“For me, that is where I can pick up my rent and bills money! It is difficult as I don’t have a sponsor so all my money comes from prize money. The worry is that I’m only an injury away from a 9-5 job. When fit, however, I can chase the dollars on the mile circuit: call it running for my dinner!”

Any discussion about mile races cannot but turn back to the celebrations of Sir Roger Bannister’s amazing run fifty years ago which commemorations have helped put the spotlight back on middle distance event.

More Could Have Been Done
However, Thie feels that much of the momentum created by this event has been lost. Much more could have been done to help British middle distance runners, “if not money for guys (taking part in a mile race), a fund for young milers could have helped. The attention on any track event has to be fully used as we struggle to get any positive media coverage.”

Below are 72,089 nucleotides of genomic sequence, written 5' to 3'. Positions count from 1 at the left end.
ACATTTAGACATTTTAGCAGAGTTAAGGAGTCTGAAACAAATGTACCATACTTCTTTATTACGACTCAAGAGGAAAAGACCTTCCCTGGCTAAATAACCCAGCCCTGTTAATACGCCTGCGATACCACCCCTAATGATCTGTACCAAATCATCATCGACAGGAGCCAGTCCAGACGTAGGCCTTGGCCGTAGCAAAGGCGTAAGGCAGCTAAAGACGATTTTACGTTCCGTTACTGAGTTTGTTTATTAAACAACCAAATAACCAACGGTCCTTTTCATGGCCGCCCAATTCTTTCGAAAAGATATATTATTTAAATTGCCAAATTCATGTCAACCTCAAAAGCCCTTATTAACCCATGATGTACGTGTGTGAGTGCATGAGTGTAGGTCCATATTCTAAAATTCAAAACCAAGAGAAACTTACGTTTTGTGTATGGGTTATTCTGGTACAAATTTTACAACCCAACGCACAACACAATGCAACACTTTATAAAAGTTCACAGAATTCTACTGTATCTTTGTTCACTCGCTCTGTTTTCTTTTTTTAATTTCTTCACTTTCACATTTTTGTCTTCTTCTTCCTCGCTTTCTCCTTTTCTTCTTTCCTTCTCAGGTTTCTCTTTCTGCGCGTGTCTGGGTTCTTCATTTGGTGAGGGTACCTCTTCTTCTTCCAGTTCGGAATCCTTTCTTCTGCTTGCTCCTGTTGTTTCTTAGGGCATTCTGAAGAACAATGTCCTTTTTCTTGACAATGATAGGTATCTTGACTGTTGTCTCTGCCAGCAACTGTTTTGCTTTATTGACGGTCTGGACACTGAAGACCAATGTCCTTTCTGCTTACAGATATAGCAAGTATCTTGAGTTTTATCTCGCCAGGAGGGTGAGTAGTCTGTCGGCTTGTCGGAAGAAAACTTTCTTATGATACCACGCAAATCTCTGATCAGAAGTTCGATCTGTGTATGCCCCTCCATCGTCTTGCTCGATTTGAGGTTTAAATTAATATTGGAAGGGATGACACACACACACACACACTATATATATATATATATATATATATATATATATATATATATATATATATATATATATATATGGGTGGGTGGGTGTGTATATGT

Even so, he envisages a bright future for British middle-distance, despite the various reports suggesting its demise. “There are many really positive things coming out. We have loads of very good under 20’s coming through. Added to that, when Michael East and myself made it through the heats at the World Indoors, it was the first time in 20 years that Britain had two finalists in a male middle-distance event on the world stage.” Hopefully, such results will help inspire the next generations of athletes.

Still, a return to the good old days where most British schoolboys wanted to follow in the footsteps of Sebastian Coe seems unlikely. “Because of all the demands on children and all other factors, we will never have the numbers we once had, so we need to concentrate on those coming through. If this is done then we will have more guys making it to the top and that would be great to see.”